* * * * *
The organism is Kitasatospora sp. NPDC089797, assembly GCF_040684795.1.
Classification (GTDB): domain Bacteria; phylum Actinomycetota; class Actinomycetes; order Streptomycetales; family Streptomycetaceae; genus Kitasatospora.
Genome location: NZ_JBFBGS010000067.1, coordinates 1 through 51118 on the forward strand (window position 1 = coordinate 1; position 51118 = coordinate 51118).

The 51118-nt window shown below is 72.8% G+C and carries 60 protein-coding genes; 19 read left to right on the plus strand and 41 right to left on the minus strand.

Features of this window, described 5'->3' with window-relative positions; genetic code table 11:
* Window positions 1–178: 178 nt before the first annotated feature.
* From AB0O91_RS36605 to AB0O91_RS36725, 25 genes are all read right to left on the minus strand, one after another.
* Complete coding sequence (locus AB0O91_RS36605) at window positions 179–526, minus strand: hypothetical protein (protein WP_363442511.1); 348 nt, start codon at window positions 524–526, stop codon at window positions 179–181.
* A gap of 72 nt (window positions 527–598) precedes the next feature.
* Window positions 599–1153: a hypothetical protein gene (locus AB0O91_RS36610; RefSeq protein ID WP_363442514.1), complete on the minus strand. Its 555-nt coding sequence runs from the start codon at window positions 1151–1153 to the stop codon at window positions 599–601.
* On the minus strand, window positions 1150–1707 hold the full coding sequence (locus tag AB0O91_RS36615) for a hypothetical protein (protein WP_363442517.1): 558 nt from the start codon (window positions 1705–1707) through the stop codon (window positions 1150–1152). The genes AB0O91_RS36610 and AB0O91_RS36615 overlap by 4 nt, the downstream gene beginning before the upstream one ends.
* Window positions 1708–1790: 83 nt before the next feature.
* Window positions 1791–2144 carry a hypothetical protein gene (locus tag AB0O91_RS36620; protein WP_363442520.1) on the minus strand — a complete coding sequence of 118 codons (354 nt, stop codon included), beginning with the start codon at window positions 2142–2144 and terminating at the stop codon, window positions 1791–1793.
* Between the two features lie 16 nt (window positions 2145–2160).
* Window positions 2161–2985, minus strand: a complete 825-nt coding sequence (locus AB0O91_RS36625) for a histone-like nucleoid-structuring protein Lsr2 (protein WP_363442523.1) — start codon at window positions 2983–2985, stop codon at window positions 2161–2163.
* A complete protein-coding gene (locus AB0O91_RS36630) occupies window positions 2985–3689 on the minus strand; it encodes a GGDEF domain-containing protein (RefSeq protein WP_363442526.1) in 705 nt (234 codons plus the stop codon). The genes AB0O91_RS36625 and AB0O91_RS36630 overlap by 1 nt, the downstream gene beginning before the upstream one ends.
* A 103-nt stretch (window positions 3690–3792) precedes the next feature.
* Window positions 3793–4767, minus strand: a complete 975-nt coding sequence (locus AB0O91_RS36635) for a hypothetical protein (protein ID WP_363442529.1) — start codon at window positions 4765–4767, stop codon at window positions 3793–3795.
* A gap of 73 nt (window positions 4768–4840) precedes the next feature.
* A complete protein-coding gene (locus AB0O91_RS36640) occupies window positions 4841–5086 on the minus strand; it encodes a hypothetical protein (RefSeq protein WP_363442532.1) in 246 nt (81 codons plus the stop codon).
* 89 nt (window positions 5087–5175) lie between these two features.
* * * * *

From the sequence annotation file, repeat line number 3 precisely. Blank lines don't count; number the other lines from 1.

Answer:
Genome location: NZ_JBFBGS010000067.1, coordinates 1 through 51118 on the forward strand (window position 1 = coordinate 1; position 51118 = coordinate 51118).